A recent accident involving a Tesla Model S with its Autopilot function engaged cost the life of the car’s driver. Since then, there have been calls to disable the function or as least rename it.
We have cautioned many times in these posts about the advance of technology in automobiles. The advances are racing ahead faster than motorists can keep up. We even came to the conclusion that reaching true self drive mode would resolve these issues by taking the car out of the hands of drivers and relieving them of the responsibility.
But the technology has not yet matured and it remains incumbent on motorists to remain alert and engaged. This goes for backing up with the assist of a camera and proximity sensors, changing lanes while a blind spot monitor is active, and certainly will remain the case with an autopilot engaged.
Nissan will reportedly enlist countermeasures to ensure that drivers remain alert as it rolls out its ProPilot system. A torque sensor on the steering column will determine whether a hand is in contact with the steering wheel. Moving from warning lights through beepers to system disengagement, ProPilot will require driver input, period.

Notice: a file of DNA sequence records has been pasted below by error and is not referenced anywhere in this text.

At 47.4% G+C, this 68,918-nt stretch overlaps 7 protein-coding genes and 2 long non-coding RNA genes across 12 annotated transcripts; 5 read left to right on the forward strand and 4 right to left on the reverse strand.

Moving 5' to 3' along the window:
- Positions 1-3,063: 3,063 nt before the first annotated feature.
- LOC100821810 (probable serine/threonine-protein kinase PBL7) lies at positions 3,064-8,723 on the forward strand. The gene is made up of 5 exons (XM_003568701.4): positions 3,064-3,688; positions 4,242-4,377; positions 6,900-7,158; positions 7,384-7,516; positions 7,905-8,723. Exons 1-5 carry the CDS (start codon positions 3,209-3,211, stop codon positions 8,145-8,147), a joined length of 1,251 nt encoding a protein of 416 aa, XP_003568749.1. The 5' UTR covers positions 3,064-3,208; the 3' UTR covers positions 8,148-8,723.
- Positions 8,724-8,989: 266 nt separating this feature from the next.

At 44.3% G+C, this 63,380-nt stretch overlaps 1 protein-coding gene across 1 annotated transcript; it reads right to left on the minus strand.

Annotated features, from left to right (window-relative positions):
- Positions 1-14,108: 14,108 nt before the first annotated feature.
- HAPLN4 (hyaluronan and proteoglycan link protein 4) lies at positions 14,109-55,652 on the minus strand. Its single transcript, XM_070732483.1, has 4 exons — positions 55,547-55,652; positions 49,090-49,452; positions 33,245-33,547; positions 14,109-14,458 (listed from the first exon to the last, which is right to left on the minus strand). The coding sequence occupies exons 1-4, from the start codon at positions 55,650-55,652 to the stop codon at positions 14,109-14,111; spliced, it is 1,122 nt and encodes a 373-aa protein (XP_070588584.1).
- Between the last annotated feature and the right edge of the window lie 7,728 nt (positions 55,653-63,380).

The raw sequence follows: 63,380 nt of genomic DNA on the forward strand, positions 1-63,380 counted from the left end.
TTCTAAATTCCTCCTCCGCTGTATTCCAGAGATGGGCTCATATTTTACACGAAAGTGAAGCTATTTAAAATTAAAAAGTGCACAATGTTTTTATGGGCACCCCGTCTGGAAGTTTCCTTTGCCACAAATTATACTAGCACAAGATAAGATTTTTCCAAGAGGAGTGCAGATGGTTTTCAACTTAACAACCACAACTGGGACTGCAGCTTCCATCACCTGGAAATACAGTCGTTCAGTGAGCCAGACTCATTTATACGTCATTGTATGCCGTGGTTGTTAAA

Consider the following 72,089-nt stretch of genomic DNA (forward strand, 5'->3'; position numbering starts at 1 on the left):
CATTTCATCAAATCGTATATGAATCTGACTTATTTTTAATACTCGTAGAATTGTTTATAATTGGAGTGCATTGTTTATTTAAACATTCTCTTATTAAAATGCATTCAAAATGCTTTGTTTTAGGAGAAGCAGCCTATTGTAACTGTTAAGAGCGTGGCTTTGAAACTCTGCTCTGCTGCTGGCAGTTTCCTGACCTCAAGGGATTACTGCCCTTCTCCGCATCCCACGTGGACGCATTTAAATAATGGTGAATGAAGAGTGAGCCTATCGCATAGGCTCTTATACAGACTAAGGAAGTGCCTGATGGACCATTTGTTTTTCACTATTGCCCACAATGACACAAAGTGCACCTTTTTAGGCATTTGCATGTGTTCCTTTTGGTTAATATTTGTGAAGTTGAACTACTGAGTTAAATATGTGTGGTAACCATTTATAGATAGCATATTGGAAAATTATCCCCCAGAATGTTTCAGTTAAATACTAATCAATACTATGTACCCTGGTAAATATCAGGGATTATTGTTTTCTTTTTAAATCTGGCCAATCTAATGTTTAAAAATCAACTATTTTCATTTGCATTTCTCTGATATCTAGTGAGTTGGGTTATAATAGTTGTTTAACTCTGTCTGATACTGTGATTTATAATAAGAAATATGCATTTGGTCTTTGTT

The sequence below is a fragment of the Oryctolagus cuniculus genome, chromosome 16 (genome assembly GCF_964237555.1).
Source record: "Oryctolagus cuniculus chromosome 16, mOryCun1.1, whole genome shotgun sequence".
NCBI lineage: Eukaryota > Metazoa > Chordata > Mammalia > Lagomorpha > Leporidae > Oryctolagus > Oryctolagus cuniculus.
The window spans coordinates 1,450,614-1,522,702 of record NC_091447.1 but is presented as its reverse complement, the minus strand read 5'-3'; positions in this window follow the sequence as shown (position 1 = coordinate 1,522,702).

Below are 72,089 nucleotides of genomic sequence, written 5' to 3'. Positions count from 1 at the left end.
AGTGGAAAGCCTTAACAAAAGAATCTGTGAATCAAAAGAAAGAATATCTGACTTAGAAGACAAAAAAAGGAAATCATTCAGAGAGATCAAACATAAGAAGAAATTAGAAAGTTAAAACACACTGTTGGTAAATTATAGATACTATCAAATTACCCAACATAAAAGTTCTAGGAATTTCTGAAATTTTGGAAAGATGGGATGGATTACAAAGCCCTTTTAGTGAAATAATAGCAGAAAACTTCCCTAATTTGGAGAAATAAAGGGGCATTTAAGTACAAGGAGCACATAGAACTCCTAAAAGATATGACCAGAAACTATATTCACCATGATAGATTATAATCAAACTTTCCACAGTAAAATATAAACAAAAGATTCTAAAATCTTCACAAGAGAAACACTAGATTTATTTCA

We applaud this from a company that has frankly been irresponsible in its advertising of other driver assist systems.
Tesla cites the fact that in order to engage its Autopilot function, the vehicle operator must pass through and accept a warning that the system requires the driver’s attention. It is essentially the equivalent of reading a software license agreement, which we all skim at best, and is not enough.
Pilot confusion with an engaged Autothrottle system was cited as the cause of the crash of Asiana Airlines flight 214 in San Francisco in July of 2013. Pilots with thousands of hours of experience and training still managed to fall on human error. Drivers will never be given training remotely equivalent to that of an airline pilot. Nissan has it right in this case.
To be completely fair, 100 people die on average every day on U.S. roadways and a single fatality after well over one million miles driven on Autopilot has everyone shouting to the rafters.
For the foreseeable future however, autonomous driving system designs need to keep the driver in his or her seat – unlike this early Tesla example from a year ago – as well as engaged in the driving process. It may defeat the spirit and purpose of autonomous operation from the driver’s perspective, but safety is the ultimate goal.
Perhaps as vehicles became more computerized, a second seat could be allowed the driving responsibility at times.